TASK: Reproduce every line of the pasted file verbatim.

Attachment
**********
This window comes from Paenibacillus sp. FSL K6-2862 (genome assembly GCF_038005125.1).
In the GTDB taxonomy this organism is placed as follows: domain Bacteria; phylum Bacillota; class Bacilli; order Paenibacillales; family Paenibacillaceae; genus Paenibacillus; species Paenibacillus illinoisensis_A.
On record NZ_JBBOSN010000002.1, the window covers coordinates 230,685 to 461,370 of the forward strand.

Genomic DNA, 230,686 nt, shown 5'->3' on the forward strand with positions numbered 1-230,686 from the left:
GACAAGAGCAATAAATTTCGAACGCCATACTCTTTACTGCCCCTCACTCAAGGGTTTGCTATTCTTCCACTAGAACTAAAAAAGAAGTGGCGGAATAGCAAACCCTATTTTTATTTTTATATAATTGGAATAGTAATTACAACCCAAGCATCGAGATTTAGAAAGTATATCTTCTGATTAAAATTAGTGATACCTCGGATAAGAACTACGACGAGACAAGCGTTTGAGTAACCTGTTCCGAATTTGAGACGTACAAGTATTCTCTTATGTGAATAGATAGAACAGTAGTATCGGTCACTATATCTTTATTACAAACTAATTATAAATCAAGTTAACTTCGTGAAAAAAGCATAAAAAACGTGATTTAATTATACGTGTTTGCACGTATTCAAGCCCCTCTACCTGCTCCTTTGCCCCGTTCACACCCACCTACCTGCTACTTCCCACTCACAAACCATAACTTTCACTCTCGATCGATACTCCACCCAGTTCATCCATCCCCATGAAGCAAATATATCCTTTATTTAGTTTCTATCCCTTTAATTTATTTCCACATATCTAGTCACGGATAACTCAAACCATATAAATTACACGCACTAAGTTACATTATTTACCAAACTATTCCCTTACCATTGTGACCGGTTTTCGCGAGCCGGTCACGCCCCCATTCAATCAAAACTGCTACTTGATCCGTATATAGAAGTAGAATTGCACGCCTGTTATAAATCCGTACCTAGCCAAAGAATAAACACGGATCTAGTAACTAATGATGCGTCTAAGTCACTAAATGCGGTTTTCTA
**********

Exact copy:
This window comes from Paenibacillus sp. FSL K6-2862 (genome assembly GCF_038005125.1).
In the GTDB taxonomy this organism is placed as follows: domain Bacteria; phylum Bacillota; class Bacilli; order Paenibacillales; family Paenibacillaceae; genus Paenibacillus; species Paenibacillus illinoisensis_A.
On record NZ_JBBOSN010000002.1, the window covers coordinates 230,685 to 461,370 of the forward strand.

Genomic DNA, 230,686 nt, shown 5'->3' on the forward strand with positions numbered 1-230,686 from the left:
GACAAGAGCAATAAATTTCGAACGCCATACTCTTTACTGCCCCTCACTCAAGGGTTTGCTATTCTTCCACTAGAACTAAAAAAGAAGTGGCGGAATAGCAAACCCTATTTTTATTTTTATATAATTGGAATAGTAATTACAACCCAAGCATCGAGATTTAGAAAGTATATCTTCTGATTAAAATTAGTGATACCTCGGATAAGAACTACGACGAGACAAGCGTTTGAGTAACCTGTTCCGAATTTGAGACGTACAAGTATTCTCTTATGTGAATAGATAGAACAGTAGTATCGGTCACTATATCTTTATTACAAACTAATTATAAATCAAGTTAACTTCGTGAAAAAAGCATAAAAAACGTGATTTAATTATACGTGTTTGCACGTATTCAAGCCCCTCTACCTGCTCCTTTGCCCCGTTCACACCCACCTACCTGCTACTTCCCACTCACAAACCATAACTTTCACTCTCGATCGATACTCCACCCAGTTCATCCATCCCCATGAAGCAAATATATCCTTTATTTAGTTTCTATCCCTTTAATTTATTTCCACATATCTAGTCACGGATAACTCAAACCATATAAATTACACGCACTAAGTTACATTATTTACCAAACTATTCCCTTACCATTGTGACCGGTTTTCGCGAGCCGGTCACGCCCCCATTCAATCAAAACTGCTACTTGATCCGTATATAGAAGTAGAATTGCACGCCTGTTATAAATCCGTACCTAGCCAAAGAATAAACACGGATCTAGTAACTAATGATGCGTCTAAGTCACTAAATGCGGTTTTCTA